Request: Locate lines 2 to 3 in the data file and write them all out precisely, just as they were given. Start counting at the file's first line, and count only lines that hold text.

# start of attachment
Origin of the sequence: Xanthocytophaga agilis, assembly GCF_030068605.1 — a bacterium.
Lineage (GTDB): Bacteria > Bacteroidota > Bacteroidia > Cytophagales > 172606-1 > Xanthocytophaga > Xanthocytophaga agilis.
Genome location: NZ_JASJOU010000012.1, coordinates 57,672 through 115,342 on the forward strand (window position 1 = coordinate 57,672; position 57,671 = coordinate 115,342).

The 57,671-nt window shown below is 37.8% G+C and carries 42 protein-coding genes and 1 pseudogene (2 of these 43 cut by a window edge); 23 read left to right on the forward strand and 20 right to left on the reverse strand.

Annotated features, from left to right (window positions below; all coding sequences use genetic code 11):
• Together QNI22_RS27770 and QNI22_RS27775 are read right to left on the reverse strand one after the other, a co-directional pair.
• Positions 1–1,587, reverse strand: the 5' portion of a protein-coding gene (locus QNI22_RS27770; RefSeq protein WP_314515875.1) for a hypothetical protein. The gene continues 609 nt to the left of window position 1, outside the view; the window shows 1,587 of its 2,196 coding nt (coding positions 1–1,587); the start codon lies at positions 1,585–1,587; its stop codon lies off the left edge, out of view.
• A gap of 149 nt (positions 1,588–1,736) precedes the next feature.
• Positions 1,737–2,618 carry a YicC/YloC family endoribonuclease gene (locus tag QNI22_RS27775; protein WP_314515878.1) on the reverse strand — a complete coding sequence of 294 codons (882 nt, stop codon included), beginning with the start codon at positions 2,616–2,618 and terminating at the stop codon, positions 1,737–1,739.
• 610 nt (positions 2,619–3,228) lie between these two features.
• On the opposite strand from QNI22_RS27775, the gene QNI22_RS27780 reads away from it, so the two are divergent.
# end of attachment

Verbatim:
Lineage (GTDB): Bacteria > Bacteroidota > Bacteroidia > Cytophagales > 172606-1 > Xanthocytophaga > Xanthocytophaga agilis.
Genome location: NZ_JASJOU010000012.1, coordinates 57,672 through 115,342 on the forward strand (window position 1 = coordinate 57,672; position 57,671 = coordinate 115,342).